What is mindfulness all about?
“Mindfulness means paying attention in a particular way, on purpose, in the present moment, without judgment.” – Jon Kabat-Zinn
Being mindful is about being present -right here, right now. Not thinking about the future, or the past. You're not thinking about what you're going to have for dinner, the mistake you made on that spreadsheet yesterday, or the response to that email you just sent. Being mindful removes the baggage that we carry with us into meetings, conversations, presentations or any situation, really.
Being in this exact moment without those distractions leads to a better focus on the issue at hand and deeper insights into what you are doing now. For marketers, it helps us see issues more clearly and brings the focus to what matters.
It's about acceptance
People are who they are. To communicate or work with them, we have to start by accepting who they are. If someone disagrees with our position on a topic, we don’t have to take it personally. We can accept that we have differing opinions and not take it personally. If we make a mistake, we can accept that it is simply a mistake. We all make them, but we don’t have to dwell on them and beat ourselves up for it.
We accept that the traffic is bad and call ahead to let people know we will be late; without feeling the need to blame anyone or rage about the road conditions. What good will that do anyone?
We accept that it’s raining and find something else to do on a Saturday - maybe sitting on the front porch with a good book and listening to the rain, instead of railing against it. Why waste that energy?
We accept that not everyone agrees with everything we say or do and understand that that contrast, between what we think and what they think, makes life interesting!
It’s about kindness
Being kind to yourself and others allows you to speak from a more centered place and remember that we are all in this together. Other people face the same challenges and want the same things for themselves as we do. The practice of “loving kindness”, also known as “Metta”, is one of the foundations of mindfulness practice. Metta practice is a sincere wish for the welfare and genuine happiness of all beings, without exception. Some say that feels frivolous, or “woo woo”, but the effect of practicing Metta can be dramatic.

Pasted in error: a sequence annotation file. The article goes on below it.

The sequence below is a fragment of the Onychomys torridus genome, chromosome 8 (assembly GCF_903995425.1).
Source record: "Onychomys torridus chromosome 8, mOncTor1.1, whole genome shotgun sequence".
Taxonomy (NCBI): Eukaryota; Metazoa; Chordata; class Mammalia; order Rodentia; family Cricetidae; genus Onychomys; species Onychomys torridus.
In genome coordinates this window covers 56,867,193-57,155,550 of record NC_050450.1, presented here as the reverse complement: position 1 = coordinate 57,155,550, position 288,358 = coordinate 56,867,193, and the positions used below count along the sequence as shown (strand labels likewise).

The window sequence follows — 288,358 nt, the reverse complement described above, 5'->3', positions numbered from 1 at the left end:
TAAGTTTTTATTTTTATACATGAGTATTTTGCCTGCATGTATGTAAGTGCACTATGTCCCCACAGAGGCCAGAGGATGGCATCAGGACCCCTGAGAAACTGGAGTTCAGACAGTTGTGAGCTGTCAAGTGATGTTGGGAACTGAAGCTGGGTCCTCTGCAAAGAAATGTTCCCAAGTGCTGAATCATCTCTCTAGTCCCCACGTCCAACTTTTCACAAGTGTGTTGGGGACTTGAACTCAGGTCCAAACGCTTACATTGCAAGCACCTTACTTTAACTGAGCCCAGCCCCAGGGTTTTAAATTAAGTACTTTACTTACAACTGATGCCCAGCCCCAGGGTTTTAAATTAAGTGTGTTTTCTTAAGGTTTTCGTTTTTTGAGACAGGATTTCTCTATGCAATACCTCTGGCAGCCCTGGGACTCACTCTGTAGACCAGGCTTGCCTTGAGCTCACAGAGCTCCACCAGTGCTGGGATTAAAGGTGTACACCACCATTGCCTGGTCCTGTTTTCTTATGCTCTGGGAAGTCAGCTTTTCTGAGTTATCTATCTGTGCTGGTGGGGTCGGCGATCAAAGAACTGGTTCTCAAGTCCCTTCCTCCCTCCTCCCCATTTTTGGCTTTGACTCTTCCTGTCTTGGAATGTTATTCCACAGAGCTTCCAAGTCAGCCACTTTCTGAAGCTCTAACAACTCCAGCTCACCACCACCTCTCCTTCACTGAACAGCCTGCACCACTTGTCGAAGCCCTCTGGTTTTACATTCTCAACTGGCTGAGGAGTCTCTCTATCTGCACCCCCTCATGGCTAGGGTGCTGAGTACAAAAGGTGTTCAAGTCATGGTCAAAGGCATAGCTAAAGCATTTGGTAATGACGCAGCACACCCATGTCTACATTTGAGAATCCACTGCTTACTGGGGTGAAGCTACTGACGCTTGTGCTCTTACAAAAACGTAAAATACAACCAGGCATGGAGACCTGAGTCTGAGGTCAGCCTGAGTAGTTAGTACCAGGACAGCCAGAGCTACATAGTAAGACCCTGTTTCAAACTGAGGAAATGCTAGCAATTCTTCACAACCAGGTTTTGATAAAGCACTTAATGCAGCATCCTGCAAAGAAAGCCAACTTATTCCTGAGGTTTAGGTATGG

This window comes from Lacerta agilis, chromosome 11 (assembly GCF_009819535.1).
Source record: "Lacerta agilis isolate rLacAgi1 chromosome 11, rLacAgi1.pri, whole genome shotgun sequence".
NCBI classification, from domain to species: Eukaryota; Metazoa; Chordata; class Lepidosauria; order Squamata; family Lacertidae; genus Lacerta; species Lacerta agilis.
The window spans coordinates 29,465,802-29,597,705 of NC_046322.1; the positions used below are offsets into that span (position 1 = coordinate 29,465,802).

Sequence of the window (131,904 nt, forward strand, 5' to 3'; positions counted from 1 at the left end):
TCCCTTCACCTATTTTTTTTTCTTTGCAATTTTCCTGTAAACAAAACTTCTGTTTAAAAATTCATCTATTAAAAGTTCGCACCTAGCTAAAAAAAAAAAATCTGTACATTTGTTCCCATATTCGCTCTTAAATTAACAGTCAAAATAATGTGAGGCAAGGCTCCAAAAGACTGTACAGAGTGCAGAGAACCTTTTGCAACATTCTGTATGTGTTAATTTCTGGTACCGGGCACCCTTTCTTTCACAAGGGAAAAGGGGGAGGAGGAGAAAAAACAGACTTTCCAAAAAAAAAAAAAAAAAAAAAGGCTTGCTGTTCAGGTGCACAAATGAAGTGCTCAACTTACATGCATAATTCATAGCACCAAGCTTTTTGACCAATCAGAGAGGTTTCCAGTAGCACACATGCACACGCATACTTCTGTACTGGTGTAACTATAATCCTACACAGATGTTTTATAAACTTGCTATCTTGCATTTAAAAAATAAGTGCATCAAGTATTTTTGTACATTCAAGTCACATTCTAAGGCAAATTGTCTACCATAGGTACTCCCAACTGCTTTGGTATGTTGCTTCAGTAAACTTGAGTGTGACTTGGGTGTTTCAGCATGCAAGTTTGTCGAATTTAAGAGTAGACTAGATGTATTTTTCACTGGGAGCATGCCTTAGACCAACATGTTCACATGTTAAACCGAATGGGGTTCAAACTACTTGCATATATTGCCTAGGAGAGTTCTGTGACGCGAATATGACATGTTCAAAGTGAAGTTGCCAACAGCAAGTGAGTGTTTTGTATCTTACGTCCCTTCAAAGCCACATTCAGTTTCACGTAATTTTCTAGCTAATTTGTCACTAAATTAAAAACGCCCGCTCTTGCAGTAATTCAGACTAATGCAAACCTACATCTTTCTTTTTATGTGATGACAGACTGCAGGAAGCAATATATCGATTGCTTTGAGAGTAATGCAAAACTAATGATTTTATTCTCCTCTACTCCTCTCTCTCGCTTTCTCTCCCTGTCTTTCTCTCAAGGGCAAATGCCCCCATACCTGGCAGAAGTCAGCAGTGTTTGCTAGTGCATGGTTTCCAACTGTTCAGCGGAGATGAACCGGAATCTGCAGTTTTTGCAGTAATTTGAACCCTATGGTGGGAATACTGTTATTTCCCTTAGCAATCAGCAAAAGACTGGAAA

A study in 2014 at Yale and Michigan State Universities (Kang, Gray & Dovido, 2014) discovered that, compared to a control group, those who undertook 6 weeks of loving-kindness meditation training significantly decreased their biases against minorities.
In a study conducted at Stanford University by Cendri A. Hutcherson, Emma M. Seppala, and James J. Gross, one short period of loving-kindness meditation increased the participants’ acceptance of and feelings of social connectedness with strangers.
Ninety-three participants who meditated for no more than 30 minutes a day (if at all) were trained in brief meditation exercises. Participants began with the instruction to close their eyes, relax, and take deep breaths. They were then instructed to imagine two loved ones standing to either side of them and sending their love.
After 4 minutes, participants were told to open their eyes and redirect these feelings of love and compassion toward a photo of a stranger appearing in the center of a computer screen. Participants repeated a series of phrases designed to bring attention to the other, and to wish them health, happiness, and well-being. They were then asked how connected, similar, and positive they felt towards the people in the photos.
Even that one session of loving kindness practice was enough to impact their feelings of both explicit and implicit positivity toward strangers. The results suggest that simple kindness practice can increase positive emotions towards others and that we can, indeed, train ourselves to feel connected with and act kindly toward a relative stranger.
A study at the University of Massachusetts Medical School asked frequent migraine sufferers to attend one 20-minute session of Metta practice. After the session, the participants reported a 33% decrease in pain and a 43% decrease in emotional tension.
It's about noticing
The practice of noticing puts you in the present moment and makes you more sensitive to context and perspective.
When was the last time you sat in a board meeting with a dozen people, none of whom were listening to the presentation being made? Then someone asked a question, and you had no clue what to say? What if you put down your notebook or your smartphone and focused your attention on the presentation and the reactions of other people in the room?
You may be surprised at the details you’ve missed. Being impatient by nature, I’ve found this trying at times. But, as I put mindfulness more and more into practice in my work, I’ve found that I’m more aware of subtle shifts in behavior, indicating that people notice that I’m noticing and listening to what they have to say. Sometimes they seem a bit relieved or even grateful for the attention. How sad is it that it is exceptional to be not only listened to, but also heard?
Likewise, the act of stopping to actively notice has saved me time and energy when managing social media crises. Noticing the details around an issue before you respond to it can affect the action you take. The perfect response or solution to a problem may be staring you right in the face, if you only stop to see it. Observing that people are beginning to talk about a problem with your product or spotting a subtle shift in language can give you the advantage of early knowledge and the time to formulate an intelligent and appropriate response.